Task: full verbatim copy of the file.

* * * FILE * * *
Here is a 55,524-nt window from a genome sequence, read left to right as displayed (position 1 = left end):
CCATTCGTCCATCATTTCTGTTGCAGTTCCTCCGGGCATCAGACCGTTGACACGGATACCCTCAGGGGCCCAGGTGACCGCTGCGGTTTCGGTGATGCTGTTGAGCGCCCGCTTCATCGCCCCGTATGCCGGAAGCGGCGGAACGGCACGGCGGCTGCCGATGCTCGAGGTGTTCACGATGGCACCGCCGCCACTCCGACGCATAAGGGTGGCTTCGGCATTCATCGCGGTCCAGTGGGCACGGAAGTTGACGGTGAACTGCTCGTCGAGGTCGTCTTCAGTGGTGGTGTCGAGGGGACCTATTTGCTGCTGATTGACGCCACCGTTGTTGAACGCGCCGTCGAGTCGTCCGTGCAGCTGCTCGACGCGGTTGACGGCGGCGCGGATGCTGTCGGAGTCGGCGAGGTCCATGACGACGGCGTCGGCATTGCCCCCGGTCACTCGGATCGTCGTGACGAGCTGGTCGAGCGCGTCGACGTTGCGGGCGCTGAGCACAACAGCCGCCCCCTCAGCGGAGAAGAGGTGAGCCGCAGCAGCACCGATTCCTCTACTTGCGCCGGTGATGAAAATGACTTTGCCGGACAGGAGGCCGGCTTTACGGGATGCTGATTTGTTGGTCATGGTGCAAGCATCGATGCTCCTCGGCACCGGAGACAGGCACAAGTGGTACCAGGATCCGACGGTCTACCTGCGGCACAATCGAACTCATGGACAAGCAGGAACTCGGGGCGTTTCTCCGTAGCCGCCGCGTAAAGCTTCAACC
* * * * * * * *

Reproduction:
Here is a 55,524-nt window from a genome sequence, read left to right as displayed (position 1 = left end):
CCATTCGTCCATCATTTCTGTTGCAGTTCCTCCGGGCATCAGACCGTTGACACGGATACCCTCAGGGGCCCAGGTGACCGCTGCGGTTTCGGTGATGCTGTTGAGCGCCCGCTTCATCGCCCCGTATGCCGGAAGCGGCGGAACGGCACGGCGGCTGCCGATGCTCGAGGTGTTCACGATGGCACCGCCGCCACTCCGACGCATAAGGGTGGCTTCGGCATTCATCGCGGTCCAGTGGGCACGGAAGTTGACGGTGAACTGCTCGTCGAGGTCGTCTTCAGTGGTGGTGTCGAGGGGACCTATTTGCTGCTGATTGACGCCACCGTTGTTGAACGCGCCGTCGAGTCGTCCGTGCAGCTGCTCGACGCGGTTGACGGCGGCGCGGATGCTGTCGGAGTCGGCGAGGTCCATGACGACGGCGTCGGCATTGCCCCCGGTCACTCGGATCGTCGTGACGAGCTGGTCGAGCGCGTCGACGTTGCGGGCGCTGAGCACAACAGCCGCCCCCTCAGCGGAGAAGAGGTGAGCCGCAGCAGCACCGATTCCTCTACTTGCGCCGGTGATGAAAATGACTTTGCCGGACAGGAGGCCGGCTTTACGGGATGCTGATTTGTTGGTCATGGTGCAAGCATCGATGCTCCTCGGCACCGGAGACAGGCACAAGTGGTACCAGGATCCGACGGTCTACCTGCGGCACAATCGAACTCATGGACAAGCAGGAACTCGGGGCGTTTCTCCGTAGCCGCCGCGTAAAGCTTCAACC